Exxon Mobil Corp. and Royal Dutch Shell Plc are seeking bigger stakes and operating control in the Kashagan oil field before starting to expand the $46 billion project, according to two people with knowledge of the matter.
Exxon and Shell have warned they may quit the project unless they gain more control in the venture and Kazakhstan’s government agrees to extend the production-sharing contract for 20 years, the people said, declining to be identified as the talks are confidential.
The Kashagan project in the Caspian Sea, touted as the world’s biggest discovery in four decades when found, is slated to reach commercial oil output no later than June 2013. The Kashagan partners, which also include Eni SpA and Total SA, want the second phase to widen the project’s profit margin after costs for the first phase ballooned from early estimates.
Exxon and Shell may seek to buy out ConocoPhillips’s 8.4 percent stake in Kashagan, the two people said. ConocoPhillips plans to sell $8 billion to $10 billion of assets by the middle of 2013 and has said Kashagan may not offer a long-term, strategic opportunity.
Exxon and Shell will consider leaving the project if they don’t reach an agreement on prolonging the Kashagan contract and on operatorship, the two people said.
“Exxon Mobil is a long-term investor in Kazakhstan and plans to remain a major investor in the country,” Charlie Engelmann, a spokesman for the Irving, Texas-based oil company, said by e-mail, declining to comment further. Ross Whittam, a London-based spokesman for Shell, declined to comment, as did an Eni press officer who declined to be identified, citing company policy.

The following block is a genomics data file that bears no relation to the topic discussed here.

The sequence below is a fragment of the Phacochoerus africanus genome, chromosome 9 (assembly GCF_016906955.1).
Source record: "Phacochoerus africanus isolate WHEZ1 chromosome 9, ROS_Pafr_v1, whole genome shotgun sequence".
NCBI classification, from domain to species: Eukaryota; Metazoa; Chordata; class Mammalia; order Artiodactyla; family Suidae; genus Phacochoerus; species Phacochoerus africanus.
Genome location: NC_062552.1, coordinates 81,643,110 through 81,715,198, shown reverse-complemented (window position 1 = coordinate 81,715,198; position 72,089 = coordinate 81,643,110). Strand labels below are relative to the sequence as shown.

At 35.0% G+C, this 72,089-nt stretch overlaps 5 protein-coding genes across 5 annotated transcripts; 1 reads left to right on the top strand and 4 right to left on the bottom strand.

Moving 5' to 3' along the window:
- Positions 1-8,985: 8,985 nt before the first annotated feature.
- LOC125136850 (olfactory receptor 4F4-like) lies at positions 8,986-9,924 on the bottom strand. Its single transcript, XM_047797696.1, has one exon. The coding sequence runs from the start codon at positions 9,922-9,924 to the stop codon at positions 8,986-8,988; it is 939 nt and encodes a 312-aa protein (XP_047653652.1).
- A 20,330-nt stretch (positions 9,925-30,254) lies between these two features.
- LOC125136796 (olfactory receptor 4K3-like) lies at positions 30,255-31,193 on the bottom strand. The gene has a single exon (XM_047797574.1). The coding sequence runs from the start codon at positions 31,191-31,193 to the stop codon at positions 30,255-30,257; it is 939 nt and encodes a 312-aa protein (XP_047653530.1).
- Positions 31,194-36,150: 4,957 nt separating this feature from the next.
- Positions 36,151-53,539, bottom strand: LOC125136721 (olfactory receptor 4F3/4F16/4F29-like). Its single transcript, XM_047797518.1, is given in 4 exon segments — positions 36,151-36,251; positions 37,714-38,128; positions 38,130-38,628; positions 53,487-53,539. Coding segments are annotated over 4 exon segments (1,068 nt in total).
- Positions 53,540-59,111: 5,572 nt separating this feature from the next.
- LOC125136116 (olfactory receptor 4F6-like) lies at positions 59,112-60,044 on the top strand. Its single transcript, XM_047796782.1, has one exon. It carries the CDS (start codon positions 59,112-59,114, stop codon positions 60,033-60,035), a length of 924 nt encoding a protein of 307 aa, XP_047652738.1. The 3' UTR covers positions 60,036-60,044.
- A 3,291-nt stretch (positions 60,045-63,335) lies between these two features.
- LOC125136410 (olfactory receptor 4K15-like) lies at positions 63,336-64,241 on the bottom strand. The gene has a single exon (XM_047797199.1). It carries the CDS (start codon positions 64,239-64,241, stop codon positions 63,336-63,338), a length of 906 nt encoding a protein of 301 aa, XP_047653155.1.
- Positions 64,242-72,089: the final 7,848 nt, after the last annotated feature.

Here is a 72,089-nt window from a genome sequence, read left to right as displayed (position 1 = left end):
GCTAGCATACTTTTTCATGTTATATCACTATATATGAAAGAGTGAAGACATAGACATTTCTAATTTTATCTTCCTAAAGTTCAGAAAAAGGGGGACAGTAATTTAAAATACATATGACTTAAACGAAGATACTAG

China National Petroleum Corp., seeking to enter Kashagan, has engaged Citic Resources Holdings Ltd. to hold talks with the partners that may want to divest, Energy Intelligence Group said, citing unidentified people. Citic would then sell the stake on to state-owned CNPC, the newsletter said.
With cost overruns and multiple delays over the past decade, the international partners agreed in 2008 to cut their stakes in Kashagan, boosting KazMunaiGaz’s interest to 16.8 percent. That is equal to the holdings of Exxon, Shell, Total and Eni. Japan’s Inpex Corp. is also a partner with 7.56 percent.
The budget for the first phase is set to reach $46 billion by the time the first oil is exported, a person with knowledge of the matter said in January. An early cost estimate put the tab at about $24 billion. While output is scheduled to start at the end of the year, the project will reach commercial output no later than June 2013, said Lyazzat Kiinov, head of state-run KazMunaiGaz National Co., said in December, when he was deputy oil minister.
At the time, Eni ceded operatorship of Kashagan to North Caspian Operating Co., an umbrella for the partners, each of which is responsible for specific tasks while jointly making decisions on the development. NCOC put Eni in charge of delivery of Kashagan’s first phase, with Shell responsible for developing offshore facilities in the second phase, and Exxon overseeing drilling, according to venture’s website.
Kazakhstan’s biggest oilfield will produce 370,000 to 450,000 barrels of oil a day in the first phase, an amount that may double in the second phase in 2018 or 2019, the government said last year. The Oil Ministry oversees the Kashagan production-sharing agreement, which allows the investors to recoup costs before the government takes its share of oil revenue. The agreement runs to 2041, according Eni’s website.
-- With assistance by Eduard Gismatullin in London and Edward Klump in Houston. Editors: Torrey Clark, Stephen Cunningham